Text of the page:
International Journal of Primatology

, Volume 28, Issue 4, pp 919–929 | Cite as

Population Size and Characteristics of Alouatta pigra Before and After a Major Hurricane

  • Mary S. M. PavelkaEmail author
  • Keriann C. McGoogan
  • Travis S. Steffens


Although some environmental risks and resources are known to affect the evolution of primate social groups, we know little about the effect of major natural disturbances on primate populations. Hurricane Iris hit the Monkey River watershed in southern Belize in October 2001, presenting a unique opportunity to document the effects of a natural disaster under circumstances wherein some pre-hurricane data were available. We measured the characteristics of the population of black howlers in the affected forest 3.5 years after the storm and compared the population data with pre-hurricane data from a 52-ha study area, that may represent the larger continuous riverine forest and from which all monkeys were known. From February to May 2004, we sampled 28.77 km2 of the 96-km2 forest fragment via five transects walked 12 times each. From these data we estimate that the population in the watershed has dropped from 9784 to 1181 monkeys, a reduction of 88%, reflected by both a 79% drop in the number of social groups and a 38% reduction in group size. Before the storm, 75% of the social groups were multimale; after the storm, 74% of the groups were unimale. While the ratio of adult females to males improved slightly, the ratio of adults to immatures, and adult females to immatures more than doubled, indicating a much lower potential for growth. These data provide a quantitative assessment of how a major natural disturbance can affect a primate population.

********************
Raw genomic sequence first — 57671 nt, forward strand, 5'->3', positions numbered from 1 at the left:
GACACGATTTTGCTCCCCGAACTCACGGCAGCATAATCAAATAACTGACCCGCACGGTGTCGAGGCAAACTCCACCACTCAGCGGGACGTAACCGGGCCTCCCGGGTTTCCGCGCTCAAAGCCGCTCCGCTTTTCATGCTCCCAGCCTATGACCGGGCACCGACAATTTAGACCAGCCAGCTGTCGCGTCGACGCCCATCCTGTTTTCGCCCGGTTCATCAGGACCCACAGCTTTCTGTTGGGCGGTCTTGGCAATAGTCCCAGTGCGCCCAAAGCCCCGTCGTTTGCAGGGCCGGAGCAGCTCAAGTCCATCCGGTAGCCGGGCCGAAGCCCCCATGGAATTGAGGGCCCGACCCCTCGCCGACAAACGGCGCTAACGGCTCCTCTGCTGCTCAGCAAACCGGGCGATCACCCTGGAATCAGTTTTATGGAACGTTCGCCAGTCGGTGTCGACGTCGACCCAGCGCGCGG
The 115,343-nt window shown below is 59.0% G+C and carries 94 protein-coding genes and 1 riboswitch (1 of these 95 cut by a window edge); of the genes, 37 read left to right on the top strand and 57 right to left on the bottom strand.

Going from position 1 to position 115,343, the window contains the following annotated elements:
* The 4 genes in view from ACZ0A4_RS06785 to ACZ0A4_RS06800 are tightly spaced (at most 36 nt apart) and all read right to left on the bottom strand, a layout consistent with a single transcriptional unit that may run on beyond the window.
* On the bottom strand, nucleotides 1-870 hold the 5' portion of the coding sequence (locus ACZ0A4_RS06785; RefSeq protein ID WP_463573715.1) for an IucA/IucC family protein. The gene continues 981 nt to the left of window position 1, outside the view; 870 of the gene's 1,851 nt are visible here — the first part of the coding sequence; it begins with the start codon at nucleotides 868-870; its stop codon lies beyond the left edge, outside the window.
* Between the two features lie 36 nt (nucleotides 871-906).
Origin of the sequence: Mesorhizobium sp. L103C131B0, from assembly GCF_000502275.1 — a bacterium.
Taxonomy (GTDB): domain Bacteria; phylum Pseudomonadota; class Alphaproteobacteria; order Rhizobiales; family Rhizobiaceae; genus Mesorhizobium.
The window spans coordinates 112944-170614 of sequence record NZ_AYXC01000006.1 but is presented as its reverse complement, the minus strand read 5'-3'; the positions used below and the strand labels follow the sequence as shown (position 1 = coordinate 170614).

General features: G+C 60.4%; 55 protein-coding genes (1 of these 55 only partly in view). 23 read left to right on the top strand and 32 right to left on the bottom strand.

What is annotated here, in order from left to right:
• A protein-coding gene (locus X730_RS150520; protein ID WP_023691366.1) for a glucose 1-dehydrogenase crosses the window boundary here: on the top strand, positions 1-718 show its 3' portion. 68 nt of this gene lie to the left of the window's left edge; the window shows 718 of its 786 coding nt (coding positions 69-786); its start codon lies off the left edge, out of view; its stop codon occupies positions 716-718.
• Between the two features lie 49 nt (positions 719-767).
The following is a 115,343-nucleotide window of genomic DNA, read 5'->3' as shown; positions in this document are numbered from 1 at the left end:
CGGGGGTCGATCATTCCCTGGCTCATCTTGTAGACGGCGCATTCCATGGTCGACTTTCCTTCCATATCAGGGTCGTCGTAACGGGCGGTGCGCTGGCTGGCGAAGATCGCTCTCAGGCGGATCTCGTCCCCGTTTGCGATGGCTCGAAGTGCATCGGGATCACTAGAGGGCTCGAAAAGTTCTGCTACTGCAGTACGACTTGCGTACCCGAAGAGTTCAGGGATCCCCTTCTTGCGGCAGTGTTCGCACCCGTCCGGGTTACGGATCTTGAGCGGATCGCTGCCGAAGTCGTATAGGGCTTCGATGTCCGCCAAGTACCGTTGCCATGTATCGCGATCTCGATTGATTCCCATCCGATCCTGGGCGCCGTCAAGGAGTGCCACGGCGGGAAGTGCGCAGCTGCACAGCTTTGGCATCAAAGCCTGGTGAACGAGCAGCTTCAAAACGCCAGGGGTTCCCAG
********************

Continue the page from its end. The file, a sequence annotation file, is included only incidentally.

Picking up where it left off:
Alouatta pigra group size hurricane local extinction natural disturbance population density population growth 



We would like to thank the people of Monkey River for their help throughout this project and especially to our forest guides, as well as Tracy Wyman and Aaron Osicki for maps and Shelley Alexander for satellite images and for their assistance with all the mapping aspects of this project. We are grateful to all of the researchers who helped with the data collection, including Allison Maclean, Greg Bridgett, and Alison Behie, and to Linda Fedigan and Colin Chapman for helpful discussions regarding the framework of the paper. We would like to acknowledge our funding sources, including the Department of Anthropology, Faculty of Social Sciences, and University Research Grants Committee at the University of Calgary, Province of Alberta Graduate Scholarship, National Geographic, and Natural Sciences and Engineering Research Council of Canada Post Graduate Scholarship and Discovery Grant Programs. Finally, the manuscript was greatly improved by helpful comments by two anonymous reviewers.


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Copyright information

© Springer Science+Business Media, LLC 2007

Authors and Affiliations

  • Mary S. M. Pavelka
    • 1
    Email author
  • Keriann C. McGoogan
    • 2
  • Travis S. Steffens
    • 1
  1. 1.Department of AnthropologyUniversity of CalgaryCalgaryCanada
  2. 2.Department of AnthropologyUniversity of TorontoTorontoCanada

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